DIY Tips: A Guide to Triple Glazing

Originally designed for harsh winters in Canada and through Scandinavia, triple glazing is much more thermally efficient than double glazing. Learn more about it with this guide and check this link for glaziers who’ll be able to give you more advice.


Benefits of Triple Glazing

The first major benefit of triple glazing is its thermal efficiency. The house will stay warmer and this means that you’ll have to use less energy heating your home, lowering your energy bills – which is good for your pocket and for the environment. Sound insulation is also improved and because thermal efficiency is improved, the home stays warm in the winter and cool through the summer.

How Does Triple Glazing Work?

Triple glazing consists of three layers of glass with two air gaps between the three layers. The glass can be treated to make it more energy efficient, and gas can also be pumped into the air gaps in order to reduce heat loss.

Where Can Triple Glazing Be Used?


Triple glazing can be used for windows, doors, walls of glass and roof lights. Although triple glazed units weigh more than double glazed units, walls and lintels can usually carry this weight. Generally, your system provider (doors or windows) will simply adjust the size of the frame to fit the windows. If you’re replacing existing glazing, speak to your building contractor to see whether you need to replace joists and lintels.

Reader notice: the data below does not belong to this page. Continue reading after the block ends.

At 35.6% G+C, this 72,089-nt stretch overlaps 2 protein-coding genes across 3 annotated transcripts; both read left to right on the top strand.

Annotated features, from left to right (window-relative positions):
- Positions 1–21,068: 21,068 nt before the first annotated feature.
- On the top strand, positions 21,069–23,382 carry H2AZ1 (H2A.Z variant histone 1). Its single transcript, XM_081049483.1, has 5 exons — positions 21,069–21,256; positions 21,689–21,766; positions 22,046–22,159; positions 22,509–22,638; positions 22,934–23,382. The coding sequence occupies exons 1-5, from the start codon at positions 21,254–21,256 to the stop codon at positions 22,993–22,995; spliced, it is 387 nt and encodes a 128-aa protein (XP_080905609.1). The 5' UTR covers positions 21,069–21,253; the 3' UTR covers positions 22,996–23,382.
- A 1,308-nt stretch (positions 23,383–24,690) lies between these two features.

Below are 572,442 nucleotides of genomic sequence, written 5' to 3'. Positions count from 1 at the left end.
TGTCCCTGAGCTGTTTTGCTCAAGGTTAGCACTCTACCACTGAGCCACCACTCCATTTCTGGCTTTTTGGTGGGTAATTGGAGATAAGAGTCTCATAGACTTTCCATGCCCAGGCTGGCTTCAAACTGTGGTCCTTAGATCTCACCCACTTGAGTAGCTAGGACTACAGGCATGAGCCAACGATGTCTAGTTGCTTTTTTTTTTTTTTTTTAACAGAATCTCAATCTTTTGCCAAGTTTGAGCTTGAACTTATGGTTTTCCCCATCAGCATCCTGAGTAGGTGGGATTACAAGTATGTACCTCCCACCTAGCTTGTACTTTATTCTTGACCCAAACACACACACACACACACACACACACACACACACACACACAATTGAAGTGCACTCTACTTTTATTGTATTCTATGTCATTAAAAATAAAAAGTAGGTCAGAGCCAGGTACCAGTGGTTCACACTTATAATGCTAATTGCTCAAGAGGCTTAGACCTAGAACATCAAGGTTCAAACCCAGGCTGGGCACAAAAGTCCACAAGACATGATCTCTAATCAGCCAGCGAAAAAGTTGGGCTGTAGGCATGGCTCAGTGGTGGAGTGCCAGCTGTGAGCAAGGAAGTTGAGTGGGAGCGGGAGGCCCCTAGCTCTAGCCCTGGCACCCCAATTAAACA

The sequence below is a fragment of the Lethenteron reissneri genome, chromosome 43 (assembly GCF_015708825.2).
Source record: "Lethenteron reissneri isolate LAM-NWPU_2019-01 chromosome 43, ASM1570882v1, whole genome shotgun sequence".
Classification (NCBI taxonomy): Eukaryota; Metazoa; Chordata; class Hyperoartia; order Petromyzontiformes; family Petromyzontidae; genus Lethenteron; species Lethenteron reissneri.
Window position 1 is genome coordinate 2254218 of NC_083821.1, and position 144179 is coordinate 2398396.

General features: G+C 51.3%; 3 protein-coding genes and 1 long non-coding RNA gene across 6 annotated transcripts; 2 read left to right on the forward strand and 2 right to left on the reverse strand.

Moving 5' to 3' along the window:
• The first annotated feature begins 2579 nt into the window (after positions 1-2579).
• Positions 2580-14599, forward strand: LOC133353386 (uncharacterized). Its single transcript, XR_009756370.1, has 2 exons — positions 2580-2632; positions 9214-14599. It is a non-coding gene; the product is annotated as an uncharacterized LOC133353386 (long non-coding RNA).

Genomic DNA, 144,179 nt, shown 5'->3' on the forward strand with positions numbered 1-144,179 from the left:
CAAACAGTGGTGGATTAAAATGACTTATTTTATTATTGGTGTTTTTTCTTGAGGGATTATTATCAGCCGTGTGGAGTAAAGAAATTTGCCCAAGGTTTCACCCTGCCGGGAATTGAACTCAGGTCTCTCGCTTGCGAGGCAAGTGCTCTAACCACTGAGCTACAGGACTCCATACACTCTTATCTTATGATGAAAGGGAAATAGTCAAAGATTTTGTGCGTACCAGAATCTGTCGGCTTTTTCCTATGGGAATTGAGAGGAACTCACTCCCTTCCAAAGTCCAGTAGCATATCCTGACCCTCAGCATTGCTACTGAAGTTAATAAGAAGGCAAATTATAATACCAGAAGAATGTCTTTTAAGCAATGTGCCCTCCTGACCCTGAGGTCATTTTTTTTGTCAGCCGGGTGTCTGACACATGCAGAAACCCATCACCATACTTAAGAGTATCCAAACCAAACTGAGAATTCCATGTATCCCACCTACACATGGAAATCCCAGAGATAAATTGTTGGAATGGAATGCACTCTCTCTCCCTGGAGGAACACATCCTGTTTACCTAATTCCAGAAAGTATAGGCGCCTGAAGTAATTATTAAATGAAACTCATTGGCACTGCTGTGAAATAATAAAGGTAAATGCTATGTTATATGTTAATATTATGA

What Are the Triple Glazing Options?

Some people think that the triple glazing will make their home darker and although a small amount of light will be lost, thermal efficiency improves and so you can use the glazing in a larger area, which will in turn bring in more light.

Metallic coatings can also be added to the inner layers to reflect heat back into the property. Triple glazing can also be toughened, just like spectacles. Gases are often used to fill the air gaps in order to further improve thermal performance but it’s worth noting that this gas can often leak, meaning that it won’t last as long as the window unit itself.

Which Frame is Best for Triple Glazing?

A window frame should have a good U-rating – a measure of the thermal values of that material. Timber is the best choice, as it has a better U-value than metal. Many triple glazed units are actually available from Scandinavia complete ready-made, encased in timber. Another choice is an FSC hardwood, such as oak or a temperate softwood clad with aluminium.

What Does Triple Glazing Cost?

Triple glazing tends to cost between 20-40% more than double glazing.

Source: 4Homes